Singapore's first floating solar farm is now floating on the water

The energy generation of the future must be sustainable. This is the only way we can slow down climate change and avert sometimes catastrophic consequences for our planet. Many countries have already recognized this and are investing millions in the expansion of solar and wind farms. But what to do if there is not enough space available for this? Singapore has such an idea.

Today we are talking about a project off the coast of Woodlands, an area in the northern part of Singapore. Here the utility Sunseap has built a floating solar farm in the Strait of Johor, which is supposed to supply citizens with 5 megawatts of power inside. Overall, the construction consists of 13. 312 panels, 40 inverters and 30. 000 Floats and produces over 6 million kilowatt hours per year.

Singapore is known for incredible projects (Image: Björn Strausmann)

The energy generated in this way is then sent to shore via an undersea cable, where it can be fed into the power grid. The solar farm is firmly anchored in the sea floor and should withstand the changing weather conditions without any problems. Those interested can take a look at the construction, an air-conditioned second deck contains a visitor center and a gallery.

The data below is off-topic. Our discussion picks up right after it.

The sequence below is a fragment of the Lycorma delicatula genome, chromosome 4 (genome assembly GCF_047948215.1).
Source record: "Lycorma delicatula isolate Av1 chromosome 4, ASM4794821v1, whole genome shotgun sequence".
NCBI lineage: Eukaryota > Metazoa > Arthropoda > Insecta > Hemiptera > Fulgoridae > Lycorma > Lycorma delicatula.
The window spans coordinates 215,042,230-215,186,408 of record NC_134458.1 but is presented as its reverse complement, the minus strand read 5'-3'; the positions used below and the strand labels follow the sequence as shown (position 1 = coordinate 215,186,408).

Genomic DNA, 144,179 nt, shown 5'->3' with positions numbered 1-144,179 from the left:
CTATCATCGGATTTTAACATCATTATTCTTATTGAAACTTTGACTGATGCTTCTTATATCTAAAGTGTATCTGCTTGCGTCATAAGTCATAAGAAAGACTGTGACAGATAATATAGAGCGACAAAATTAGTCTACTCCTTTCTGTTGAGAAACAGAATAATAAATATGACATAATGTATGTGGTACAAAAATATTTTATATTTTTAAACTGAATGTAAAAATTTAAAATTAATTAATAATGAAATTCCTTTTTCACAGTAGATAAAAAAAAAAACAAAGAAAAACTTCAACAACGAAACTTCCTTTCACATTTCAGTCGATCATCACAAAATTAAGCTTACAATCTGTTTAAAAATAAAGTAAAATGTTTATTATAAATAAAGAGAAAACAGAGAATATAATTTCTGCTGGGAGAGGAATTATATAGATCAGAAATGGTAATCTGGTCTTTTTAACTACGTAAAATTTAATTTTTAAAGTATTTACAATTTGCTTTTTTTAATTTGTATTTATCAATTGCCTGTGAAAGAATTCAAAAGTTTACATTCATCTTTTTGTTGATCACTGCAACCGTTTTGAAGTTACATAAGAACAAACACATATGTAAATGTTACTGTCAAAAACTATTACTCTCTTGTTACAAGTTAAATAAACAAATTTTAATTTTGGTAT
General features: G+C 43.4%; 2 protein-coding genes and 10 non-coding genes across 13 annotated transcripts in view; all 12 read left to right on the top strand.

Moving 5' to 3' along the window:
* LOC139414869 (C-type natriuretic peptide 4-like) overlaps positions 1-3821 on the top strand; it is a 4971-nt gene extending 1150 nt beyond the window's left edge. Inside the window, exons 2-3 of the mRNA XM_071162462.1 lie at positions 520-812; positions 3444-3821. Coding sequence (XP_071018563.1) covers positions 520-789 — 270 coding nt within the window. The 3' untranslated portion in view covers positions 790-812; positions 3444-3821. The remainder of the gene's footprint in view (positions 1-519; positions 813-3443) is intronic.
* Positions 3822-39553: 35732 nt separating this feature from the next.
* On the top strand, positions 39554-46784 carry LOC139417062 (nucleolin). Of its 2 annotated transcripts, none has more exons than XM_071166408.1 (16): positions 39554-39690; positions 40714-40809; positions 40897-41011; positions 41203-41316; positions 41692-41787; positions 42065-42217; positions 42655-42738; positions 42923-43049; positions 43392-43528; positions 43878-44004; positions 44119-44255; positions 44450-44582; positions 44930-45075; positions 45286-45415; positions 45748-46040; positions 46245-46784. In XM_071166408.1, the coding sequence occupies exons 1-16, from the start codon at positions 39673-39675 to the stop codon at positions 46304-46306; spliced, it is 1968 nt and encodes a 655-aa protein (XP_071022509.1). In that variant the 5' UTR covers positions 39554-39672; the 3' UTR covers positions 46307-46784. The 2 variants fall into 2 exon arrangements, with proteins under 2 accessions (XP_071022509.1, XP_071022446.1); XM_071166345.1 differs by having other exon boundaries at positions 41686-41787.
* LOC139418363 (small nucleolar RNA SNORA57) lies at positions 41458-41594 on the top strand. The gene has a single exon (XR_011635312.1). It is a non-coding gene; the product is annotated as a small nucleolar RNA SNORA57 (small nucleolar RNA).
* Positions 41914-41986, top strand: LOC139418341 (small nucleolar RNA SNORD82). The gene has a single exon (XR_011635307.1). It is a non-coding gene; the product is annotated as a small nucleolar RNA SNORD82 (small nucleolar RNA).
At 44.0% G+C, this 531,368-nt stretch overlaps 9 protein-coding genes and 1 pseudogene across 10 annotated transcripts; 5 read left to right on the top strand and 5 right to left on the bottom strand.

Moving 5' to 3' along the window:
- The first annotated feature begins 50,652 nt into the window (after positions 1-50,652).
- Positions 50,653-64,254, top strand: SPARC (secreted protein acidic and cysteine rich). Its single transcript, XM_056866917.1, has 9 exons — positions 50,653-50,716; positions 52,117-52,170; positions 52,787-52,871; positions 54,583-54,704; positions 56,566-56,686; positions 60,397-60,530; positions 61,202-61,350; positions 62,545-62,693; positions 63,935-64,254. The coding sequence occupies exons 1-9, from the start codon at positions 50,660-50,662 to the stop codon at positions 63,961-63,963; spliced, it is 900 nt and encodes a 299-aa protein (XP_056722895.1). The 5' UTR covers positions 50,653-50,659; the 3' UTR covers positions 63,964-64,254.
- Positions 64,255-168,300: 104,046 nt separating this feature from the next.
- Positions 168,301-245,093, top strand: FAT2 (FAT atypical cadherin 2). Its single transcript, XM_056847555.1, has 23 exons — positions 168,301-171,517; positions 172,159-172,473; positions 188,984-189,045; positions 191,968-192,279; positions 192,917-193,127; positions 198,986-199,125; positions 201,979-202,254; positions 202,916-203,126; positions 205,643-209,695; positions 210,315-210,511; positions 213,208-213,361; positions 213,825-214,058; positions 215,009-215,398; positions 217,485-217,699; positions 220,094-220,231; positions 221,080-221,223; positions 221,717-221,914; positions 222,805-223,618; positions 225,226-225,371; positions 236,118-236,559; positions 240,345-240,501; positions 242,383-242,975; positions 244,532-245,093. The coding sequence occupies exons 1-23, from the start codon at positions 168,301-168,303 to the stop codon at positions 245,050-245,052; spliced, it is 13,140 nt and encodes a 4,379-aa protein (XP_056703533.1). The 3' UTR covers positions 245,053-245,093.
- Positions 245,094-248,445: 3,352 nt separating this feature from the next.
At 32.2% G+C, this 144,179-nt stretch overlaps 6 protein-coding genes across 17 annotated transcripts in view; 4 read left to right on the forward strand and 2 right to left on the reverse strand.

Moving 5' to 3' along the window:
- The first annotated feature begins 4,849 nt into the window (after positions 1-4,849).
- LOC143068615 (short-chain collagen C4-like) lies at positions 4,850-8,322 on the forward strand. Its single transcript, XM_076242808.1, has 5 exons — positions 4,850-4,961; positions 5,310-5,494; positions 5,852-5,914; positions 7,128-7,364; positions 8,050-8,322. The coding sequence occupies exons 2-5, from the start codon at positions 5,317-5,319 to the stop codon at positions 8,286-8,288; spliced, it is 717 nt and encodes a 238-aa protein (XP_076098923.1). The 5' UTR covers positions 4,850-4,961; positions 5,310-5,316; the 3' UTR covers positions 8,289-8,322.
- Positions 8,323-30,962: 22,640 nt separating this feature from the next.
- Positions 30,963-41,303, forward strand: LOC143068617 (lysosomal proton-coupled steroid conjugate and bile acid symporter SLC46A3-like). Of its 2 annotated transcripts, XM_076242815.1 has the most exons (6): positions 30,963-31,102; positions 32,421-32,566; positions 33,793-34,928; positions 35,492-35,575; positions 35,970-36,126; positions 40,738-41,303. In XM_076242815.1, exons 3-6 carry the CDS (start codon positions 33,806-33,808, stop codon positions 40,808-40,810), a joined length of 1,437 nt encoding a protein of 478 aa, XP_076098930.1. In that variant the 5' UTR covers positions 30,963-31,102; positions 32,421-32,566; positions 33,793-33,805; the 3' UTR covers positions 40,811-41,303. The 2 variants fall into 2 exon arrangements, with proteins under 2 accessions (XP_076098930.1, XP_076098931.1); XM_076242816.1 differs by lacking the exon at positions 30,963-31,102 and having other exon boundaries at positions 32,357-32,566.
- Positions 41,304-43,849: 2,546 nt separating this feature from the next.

The construction in the strait also came with some challenges. Ship routes and ecosystems in the water must not be disturbed, one reason why many projects are more likely to be built in lakes or on reservoirs.

Solar farms are not only being built in Singapore ( Image: Andreas Gücklhorn)

The solar farm will also support Singapore in achieving its own climate targets. So every year 4. tons of carbon dioxide saved. But that’s not all, because a similar project is soon to be launched in the Tengeh Reservoir. This should then be the same 60 Generate megawatts of power.

Own opinion:

The spread of sustainable energy sources continues to increase. That is to be seen positively, we still have to do a lot to achieve the goals of the Paris Climate Agreement. Projects like the one in Singapore show that even regions with little space can cover their electricity needs from the sun, new technology makes it just as possible as increasing efficiency of the panels themselves.

via Electrek

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